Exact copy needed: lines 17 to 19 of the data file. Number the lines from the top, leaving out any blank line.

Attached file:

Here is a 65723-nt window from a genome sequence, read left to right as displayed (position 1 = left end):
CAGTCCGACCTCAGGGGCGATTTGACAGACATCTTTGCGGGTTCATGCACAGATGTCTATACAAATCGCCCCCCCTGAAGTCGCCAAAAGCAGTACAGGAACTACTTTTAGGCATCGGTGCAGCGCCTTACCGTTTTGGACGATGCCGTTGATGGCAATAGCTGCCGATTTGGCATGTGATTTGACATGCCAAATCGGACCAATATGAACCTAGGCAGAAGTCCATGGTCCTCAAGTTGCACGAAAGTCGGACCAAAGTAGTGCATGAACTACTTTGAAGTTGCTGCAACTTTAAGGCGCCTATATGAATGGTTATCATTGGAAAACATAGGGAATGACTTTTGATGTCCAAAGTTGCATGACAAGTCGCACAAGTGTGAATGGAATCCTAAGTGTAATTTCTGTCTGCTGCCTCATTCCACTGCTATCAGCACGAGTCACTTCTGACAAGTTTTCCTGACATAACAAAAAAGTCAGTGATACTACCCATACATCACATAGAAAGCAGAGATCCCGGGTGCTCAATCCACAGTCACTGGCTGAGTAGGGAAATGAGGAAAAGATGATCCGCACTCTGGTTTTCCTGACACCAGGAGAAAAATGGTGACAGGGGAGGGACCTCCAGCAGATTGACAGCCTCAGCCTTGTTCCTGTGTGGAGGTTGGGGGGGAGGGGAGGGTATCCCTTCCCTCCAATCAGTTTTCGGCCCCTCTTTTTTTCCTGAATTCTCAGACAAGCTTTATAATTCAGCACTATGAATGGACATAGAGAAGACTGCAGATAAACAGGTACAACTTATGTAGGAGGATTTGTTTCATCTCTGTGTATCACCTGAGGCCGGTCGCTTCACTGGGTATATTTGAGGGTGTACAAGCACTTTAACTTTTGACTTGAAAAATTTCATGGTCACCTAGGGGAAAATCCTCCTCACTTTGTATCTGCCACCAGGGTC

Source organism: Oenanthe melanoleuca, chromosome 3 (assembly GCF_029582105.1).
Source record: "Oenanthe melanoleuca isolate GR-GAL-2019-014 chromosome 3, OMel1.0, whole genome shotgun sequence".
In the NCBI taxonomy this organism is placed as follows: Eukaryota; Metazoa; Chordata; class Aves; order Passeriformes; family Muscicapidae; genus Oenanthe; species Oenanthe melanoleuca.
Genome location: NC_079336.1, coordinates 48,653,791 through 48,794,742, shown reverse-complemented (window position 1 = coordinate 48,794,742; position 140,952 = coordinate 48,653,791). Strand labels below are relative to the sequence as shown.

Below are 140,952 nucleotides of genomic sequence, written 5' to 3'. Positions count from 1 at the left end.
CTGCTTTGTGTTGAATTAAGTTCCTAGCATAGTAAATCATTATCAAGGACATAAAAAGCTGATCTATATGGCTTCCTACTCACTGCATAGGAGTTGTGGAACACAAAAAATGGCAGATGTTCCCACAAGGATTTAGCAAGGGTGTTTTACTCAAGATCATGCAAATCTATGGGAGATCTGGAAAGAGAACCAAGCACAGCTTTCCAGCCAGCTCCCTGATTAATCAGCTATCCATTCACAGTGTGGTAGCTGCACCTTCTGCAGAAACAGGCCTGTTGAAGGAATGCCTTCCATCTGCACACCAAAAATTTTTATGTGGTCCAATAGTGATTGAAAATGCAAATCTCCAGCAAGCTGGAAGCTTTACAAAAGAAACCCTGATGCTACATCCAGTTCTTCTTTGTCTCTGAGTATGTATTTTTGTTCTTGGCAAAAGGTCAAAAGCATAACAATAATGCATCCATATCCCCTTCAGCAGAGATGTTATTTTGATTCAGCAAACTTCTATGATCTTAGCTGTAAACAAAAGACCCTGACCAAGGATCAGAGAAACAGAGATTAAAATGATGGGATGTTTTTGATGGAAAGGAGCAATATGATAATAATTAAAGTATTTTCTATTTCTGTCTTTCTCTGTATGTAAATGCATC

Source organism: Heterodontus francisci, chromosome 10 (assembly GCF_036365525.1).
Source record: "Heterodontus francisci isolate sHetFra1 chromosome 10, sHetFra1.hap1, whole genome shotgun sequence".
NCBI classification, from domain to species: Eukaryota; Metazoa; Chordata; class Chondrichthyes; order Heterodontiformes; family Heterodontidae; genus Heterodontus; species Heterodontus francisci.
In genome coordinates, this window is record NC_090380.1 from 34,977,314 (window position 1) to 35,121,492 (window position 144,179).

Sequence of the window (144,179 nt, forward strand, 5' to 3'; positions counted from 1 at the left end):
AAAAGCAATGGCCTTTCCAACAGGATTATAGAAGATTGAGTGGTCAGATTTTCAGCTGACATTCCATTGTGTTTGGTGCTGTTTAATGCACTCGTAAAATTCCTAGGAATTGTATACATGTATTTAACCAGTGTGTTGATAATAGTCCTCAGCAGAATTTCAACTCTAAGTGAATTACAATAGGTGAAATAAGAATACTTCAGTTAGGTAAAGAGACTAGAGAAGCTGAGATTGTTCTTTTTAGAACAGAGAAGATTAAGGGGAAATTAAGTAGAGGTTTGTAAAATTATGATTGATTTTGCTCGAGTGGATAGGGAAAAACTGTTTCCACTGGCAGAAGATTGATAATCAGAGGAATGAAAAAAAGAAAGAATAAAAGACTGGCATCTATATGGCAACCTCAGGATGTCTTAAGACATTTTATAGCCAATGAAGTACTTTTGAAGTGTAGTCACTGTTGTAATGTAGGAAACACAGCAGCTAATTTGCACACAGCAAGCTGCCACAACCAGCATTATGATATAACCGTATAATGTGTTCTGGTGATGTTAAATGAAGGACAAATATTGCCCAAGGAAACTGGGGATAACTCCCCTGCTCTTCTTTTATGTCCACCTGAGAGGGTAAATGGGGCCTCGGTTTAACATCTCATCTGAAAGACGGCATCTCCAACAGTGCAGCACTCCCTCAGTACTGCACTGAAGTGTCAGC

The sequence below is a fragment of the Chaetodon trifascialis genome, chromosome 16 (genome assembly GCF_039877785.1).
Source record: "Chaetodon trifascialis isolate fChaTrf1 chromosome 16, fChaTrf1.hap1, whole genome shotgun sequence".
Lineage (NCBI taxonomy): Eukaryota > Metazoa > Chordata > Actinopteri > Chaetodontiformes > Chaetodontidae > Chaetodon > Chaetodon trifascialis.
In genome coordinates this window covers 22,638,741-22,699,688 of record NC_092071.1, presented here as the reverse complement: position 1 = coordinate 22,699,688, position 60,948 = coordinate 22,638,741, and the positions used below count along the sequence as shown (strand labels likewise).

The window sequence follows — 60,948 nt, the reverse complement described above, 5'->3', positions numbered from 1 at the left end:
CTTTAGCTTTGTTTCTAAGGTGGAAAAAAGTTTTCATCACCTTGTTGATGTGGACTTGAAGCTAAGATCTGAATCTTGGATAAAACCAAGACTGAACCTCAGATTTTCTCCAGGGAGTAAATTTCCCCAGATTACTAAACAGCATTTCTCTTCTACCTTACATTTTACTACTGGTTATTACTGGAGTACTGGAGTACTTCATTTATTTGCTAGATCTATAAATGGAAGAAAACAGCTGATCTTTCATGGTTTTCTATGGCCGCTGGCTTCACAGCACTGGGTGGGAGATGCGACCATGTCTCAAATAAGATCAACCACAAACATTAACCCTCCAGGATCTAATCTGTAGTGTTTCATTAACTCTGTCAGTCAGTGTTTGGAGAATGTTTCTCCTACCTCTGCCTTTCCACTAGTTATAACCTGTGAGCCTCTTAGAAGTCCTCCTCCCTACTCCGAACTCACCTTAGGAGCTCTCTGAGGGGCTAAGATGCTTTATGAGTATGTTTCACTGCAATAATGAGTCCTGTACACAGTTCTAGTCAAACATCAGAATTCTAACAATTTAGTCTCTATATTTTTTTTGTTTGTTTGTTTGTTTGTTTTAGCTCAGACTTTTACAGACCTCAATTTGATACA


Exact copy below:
Lineage (NCBI taxonomy): Eukaryota > Metazoa > Chordata > Actinopteri > Chaetodontiformes > Chaetodontidae > Chaetodon > Chaetodon trifascialis.
In genome coordinates this window covers 22,638,741-22,699,688 of record NC_092071.1, presented here as the reverse complement: position 1 = coordinate 22,699,688, position 60,948 = coordinate 22,638,741, and the positions used below count along the sequence as shown (strand labels likewise).

The window sequence follows — 60,948 nt, the reverse complement described above, 5'->3', positions numbered from 1 at the left end: